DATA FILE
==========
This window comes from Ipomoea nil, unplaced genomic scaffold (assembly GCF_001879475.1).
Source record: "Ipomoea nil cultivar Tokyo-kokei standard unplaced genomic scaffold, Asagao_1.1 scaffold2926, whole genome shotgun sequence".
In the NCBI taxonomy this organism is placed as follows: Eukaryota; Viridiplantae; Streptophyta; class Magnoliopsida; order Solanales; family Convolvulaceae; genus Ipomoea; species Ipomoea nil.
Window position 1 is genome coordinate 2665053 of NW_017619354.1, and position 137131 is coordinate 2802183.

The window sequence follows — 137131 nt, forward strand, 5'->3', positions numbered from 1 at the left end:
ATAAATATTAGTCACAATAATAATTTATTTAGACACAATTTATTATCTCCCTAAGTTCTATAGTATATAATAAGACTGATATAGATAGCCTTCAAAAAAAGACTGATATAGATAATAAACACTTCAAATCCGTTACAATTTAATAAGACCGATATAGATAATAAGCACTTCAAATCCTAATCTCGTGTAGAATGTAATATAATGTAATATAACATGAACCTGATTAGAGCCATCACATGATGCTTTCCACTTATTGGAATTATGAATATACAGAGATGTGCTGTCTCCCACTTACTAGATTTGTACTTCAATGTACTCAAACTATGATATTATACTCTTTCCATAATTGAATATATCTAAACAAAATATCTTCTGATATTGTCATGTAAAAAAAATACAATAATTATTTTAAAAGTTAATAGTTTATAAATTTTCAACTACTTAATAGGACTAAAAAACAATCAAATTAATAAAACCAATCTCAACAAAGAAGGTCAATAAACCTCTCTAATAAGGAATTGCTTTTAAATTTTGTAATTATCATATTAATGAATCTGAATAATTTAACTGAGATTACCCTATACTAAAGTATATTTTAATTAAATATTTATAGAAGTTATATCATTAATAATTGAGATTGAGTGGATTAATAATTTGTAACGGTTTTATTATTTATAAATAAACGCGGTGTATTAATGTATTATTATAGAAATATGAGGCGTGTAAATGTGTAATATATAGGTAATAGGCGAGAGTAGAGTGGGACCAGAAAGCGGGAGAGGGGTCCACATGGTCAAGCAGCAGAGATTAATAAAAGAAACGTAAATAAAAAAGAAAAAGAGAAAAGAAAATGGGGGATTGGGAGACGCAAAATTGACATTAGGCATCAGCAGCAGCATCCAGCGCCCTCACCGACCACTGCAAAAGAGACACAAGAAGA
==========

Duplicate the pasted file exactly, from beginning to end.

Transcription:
This window comes from Ipomoea nil, unplaced genomic scaffold (assembly GCF_001879475.1).
Source record: "Ipomoea nil cultivar Tokyo-kokei standard unplaced genomic scaffold, Asagao_1.1 scaffold2926, whole genome shotgun sequence".
In the NCBI taxonomy this organism is placed as follows: Eukaryota; Viridiplantae; Streptophyta; class Magnoliopsida; order Solanales; family Convolvulaceae; genus Ipomoea; species Ipomoea nil.
Window position 1 is genome coordinate 2665053 of NW_017619354.1, and position 137131 is coordinate 2802183.

The window sequence follows — 137131 nt, forward strand, 5'->3', positions numbered from 1 at the left end:
ATAAATATTAGTCACAATAATAATTTATTTAGACACAATTTATTATCTCCCTAAGTTCTATAGTATATAATAAGACTGATATAGATAGCCTTCAAAAAAAGACTGATATAGATAATAAACACTTCAAATCCGTTACAATTTAATAAGACCGATATAGATAATAAGCACTTCAAATCCTAATCTCGTGTAGAATGTAATATAATGTAATATAACATGAACCTGATTAGAGCCATCACATGATGCTTTCCACTTATTGGAATTATGAATATACAGAGATGTGCTGTCTCCCACTTACTAGATTTGTACTTCAATGTACTCAAACTATGATATTATACTCTTTCCATAATTGAATATATCTAAACAAAATATCTTCTGATATTGTCATGTAAAAAAAATACAATAATTATTTTAAAAGTTAATAGTTTATAAATTTTCAACTACTTAATAGGACTAAAAAACAATCAAATTAATAAAACCAATCTCAACAAAGAAGGTCAATAAACCTCTCTAATAAGGAATTGCTTTTAAATTTTGTAATTATCATATTAATGAATCTGAATAATTTAACTGAGATTACCCTATACTAAAGTATATTTTAATTAAATATTTATAGAAGTTATATCATTAATAATTGAGATTGAGTGGATTAATAATTTGTAACGGTTTTATTATTTATAAATAAACGCGGTGTATTAATGTATTATTATAGAAATATGAGGCGTGTAAATGTGTAATATATAGGTAATAGGCGAGAGTAGAGTGGGACCAGAAAGCGGGAGAGGGGTCCACATGGTCAAGCAGCAGAGATTAATAAAAGAAACGTAAATAAAAAAGAAAAAGAGAAAAGAAAATGGGGGATTGGGAGACGCAAAATTGACATTAGGCATCAGCAGCAGCATCCAGCGCCCTCACCGACCACTGCAAAAGAGACACAAGAAGA